Market Commentary: Stalemate

September 20, 2022

By ldraper on September 20, 2022

Global Chess

For years, pundits and historians have compared war to a game of chess, comparing the intense strategy and sometimes inscrutable moves that characterized each theater. 

This year has seen a terrible real-world game of chess played by global superpowers with untold human cost, accompanied by plenty of alleged conspiracies and back-door dealing. Although the consequences of this conflict are global, the epicenter is Europe. Ukraine is resolutely defending itself from an attack from Russia, Russia is dealing with severe sanctions, and western Europe is bracing for a winter cut off from Russian gas and fuel. Economies have been strained to breaking points, and unexpected alliances have been forged as global powers seek to align themselves with trading partners and secure access to the fossil fuels needed to heat homes, power their heavy industries, and maintain economic growth.

Market Commentary: Stalemate
Government Responses to the War in Ukraine

Although a continent away, China remains an active participant in the conflict, given its financial ties to Russia. With Chinese economic growth lower than at any point in the past three decades (excluding 2020), Chinese President Xi Jinping has been subtly strengthening the Middle Kingdom’s relationship with Russia.3 After the invasion of Ukraine, many nations cut back on Russian oil and gas and implemented other forms of financial restrictions.4 In contrast, China stepped in to fill the void by buying Russian oil at steep discounts, thereby providing Russian energy companies (and the state indirectly) with the much-needed cash flow to keep the Russian economy running.5 As a result, Russian oil revenues have risen 38% from a year earlier due to both higher oil prices and increased volumes from Asian buyers.6 Russia has returned the favor by upping its imports of Chinese goods and renewing its interest in the yuan, causing Russian trading of the yuan to rise by more than 40x since the start of the year.8 Putin has gone as far as reviving a plan to issue yuan-denominated debt and considering a plan to buy as much as $70 billion in yuan and other “friendly” currencies to weaken the surging ruble to make Russian exports more attractive to trading partners.9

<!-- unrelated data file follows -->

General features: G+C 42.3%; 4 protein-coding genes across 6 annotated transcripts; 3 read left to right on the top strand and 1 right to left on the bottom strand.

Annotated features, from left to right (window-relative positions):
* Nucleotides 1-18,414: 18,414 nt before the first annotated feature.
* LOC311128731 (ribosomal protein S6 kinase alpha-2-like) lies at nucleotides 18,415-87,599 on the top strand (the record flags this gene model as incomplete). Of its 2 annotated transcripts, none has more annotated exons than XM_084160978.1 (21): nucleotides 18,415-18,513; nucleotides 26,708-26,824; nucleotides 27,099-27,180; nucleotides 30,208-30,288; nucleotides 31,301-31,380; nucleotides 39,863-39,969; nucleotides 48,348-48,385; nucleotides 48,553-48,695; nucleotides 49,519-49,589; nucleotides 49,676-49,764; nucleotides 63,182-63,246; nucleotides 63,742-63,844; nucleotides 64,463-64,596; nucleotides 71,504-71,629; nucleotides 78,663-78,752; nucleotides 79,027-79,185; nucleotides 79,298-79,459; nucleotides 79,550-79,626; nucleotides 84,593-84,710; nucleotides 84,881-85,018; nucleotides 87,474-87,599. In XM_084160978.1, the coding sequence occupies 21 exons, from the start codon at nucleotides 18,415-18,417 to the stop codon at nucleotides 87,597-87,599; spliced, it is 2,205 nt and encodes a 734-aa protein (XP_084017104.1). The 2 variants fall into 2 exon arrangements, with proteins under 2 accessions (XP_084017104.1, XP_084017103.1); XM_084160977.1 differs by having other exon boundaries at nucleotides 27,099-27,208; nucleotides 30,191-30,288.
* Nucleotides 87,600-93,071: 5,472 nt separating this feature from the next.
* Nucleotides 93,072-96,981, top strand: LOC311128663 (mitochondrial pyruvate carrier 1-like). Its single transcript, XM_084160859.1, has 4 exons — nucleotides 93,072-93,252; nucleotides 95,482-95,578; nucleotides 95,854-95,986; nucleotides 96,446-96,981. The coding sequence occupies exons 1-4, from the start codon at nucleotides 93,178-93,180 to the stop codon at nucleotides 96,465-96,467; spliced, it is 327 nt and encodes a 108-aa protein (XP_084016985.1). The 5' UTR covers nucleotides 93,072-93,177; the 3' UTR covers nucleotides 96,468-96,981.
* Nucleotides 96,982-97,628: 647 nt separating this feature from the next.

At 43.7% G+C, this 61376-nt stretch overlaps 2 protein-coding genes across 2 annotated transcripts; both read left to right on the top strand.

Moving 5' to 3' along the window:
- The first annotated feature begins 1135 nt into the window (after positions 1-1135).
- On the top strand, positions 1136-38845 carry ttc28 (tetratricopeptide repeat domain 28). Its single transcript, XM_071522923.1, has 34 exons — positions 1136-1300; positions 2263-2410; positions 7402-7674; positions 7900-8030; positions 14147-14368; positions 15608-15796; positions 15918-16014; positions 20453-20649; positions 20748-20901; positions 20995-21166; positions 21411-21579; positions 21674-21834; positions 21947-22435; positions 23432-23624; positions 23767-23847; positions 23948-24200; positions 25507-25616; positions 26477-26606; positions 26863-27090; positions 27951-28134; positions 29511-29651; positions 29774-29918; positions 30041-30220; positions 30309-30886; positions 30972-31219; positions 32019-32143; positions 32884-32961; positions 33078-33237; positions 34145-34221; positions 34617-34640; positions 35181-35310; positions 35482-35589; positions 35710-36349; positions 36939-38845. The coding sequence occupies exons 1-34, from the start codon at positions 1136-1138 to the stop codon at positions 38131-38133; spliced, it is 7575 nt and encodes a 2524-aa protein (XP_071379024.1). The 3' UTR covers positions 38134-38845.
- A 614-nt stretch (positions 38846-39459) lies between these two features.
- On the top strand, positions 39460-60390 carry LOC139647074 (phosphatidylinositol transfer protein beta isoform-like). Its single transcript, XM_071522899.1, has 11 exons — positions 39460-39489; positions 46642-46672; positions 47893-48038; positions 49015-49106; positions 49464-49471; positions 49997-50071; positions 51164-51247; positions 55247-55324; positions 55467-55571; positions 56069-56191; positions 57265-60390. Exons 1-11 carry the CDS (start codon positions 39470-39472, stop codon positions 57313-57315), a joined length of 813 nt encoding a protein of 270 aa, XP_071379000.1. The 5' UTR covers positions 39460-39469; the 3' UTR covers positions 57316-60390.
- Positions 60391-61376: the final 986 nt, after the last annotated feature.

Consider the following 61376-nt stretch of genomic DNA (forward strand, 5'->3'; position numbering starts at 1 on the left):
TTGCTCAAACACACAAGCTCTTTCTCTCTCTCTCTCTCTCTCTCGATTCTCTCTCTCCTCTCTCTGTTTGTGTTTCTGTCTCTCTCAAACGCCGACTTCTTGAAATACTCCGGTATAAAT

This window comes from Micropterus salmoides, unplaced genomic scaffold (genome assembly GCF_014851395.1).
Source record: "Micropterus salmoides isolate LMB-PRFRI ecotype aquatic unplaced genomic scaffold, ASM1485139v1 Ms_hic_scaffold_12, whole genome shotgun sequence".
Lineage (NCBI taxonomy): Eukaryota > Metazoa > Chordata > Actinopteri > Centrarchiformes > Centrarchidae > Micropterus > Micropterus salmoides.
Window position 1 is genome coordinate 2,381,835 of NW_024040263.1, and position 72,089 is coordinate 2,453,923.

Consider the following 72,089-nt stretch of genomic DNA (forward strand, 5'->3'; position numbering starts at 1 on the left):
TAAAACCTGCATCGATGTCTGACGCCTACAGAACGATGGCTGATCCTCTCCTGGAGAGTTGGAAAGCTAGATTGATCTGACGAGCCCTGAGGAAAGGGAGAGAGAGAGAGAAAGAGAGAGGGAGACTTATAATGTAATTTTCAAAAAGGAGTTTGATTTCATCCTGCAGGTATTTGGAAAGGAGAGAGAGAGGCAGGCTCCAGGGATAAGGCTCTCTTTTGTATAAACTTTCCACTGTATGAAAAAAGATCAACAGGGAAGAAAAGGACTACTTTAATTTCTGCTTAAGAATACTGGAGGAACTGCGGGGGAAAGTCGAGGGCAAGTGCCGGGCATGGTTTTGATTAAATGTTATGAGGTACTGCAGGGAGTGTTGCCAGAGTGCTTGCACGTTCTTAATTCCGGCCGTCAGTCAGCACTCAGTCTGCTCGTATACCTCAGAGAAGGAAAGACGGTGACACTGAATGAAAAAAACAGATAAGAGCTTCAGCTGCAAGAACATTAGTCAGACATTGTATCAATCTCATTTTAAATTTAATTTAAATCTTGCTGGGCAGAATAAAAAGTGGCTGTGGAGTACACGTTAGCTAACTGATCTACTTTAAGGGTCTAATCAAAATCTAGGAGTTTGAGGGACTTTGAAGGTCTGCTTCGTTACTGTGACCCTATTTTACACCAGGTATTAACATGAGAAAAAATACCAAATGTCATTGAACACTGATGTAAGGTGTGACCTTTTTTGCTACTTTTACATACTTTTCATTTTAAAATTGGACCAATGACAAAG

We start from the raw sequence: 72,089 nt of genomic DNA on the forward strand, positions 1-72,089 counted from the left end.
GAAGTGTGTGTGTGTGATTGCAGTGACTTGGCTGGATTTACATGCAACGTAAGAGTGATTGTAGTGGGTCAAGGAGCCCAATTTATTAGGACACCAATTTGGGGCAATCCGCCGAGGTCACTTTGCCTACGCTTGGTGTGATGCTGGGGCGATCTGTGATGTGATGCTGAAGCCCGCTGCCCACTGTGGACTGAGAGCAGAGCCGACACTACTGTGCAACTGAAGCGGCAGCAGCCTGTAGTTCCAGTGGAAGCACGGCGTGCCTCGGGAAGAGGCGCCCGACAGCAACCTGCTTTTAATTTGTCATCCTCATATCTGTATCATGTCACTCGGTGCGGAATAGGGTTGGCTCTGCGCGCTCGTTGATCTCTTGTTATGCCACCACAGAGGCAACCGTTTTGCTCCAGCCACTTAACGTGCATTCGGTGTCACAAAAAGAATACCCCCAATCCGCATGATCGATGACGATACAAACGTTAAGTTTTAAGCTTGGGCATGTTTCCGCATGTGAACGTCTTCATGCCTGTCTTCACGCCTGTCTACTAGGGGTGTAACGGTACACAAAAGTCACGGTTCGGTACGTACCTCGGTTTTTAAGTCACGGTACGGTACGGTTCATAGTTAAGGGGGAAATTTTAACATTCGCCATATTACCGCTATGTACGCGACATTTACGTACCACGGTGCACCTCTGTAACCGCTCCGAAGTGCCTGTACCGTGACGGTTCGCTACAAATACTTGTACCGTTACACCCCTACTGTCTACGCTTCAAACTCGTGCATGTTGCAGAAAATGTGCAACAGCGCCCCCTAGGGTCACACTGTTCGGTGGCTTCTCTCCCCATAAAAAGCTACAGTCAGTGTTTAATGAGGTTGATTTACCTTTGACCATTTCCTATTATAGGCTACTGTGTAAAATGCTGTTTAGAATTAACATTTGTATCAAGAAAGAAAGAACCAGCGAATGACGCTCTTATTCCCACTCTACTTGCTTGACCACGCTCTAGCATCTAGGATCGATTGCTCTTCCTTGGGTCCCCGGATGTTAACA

The U.S. has possibly intensified the situation through its recent dealings with Taiwan. Speaker of the U.S. House of Representatives, Nancy Pelosi, visited the self-governing island in early August, representing the first high-ranking U.S. officer to visit since Newt Gingrich in 1997.10 China claims Taiwan as part of its territory and serves as a fundamental part of the ruling communist party’s “One China” ideology. President Xi Jinping responded to Pelosi’s visit with a series of military drills, asserting that China would safeguard its “national sovereignty and territorial integrity” over Taiwan and warning the U.S repeatedly to stop meddling in Taiwan-China affairs.11, 12 The U.S hasn’t been deterred thus far. Since Pelosi’s visit, several other U.S. leaders have made trips to Taiwan, and on September 2, the U.S. approved a $1.1 billion sale of new weapons and military logistics to bolster Taiwan’s defenses.13

As this dangerous game of chess has drawn on, both sides have become more desperate to use their dwindling pieces carefully and pull other players in. In a move that is frustrating to the U.S. administration, Russia continues to strengthen its ties to Saudi Arabia. This alliance is of crucial strategic importance since the two countries are responsible for over 20% of global oil and natural gas production.14,15 It was recently disclosed that Kingdom Holding, one of Saudi Arabia’s highest-profile investors, invested $500 million in Russian state-owned energy companies shortly before the invasion of Ukraine this year, including $364 million in Gazprom.16 The two nations cooperate closely on oil production through the OPEC+ group, collectively producing 44 million barrels of oil/day, 43% of global production.17 The nations in OPEC+ also represent 41% of global natural gas production per year.15 In early August, OPEC+ decided to increase production by a lower-than-expected 100,000 barrels per day due to market uncertainties.18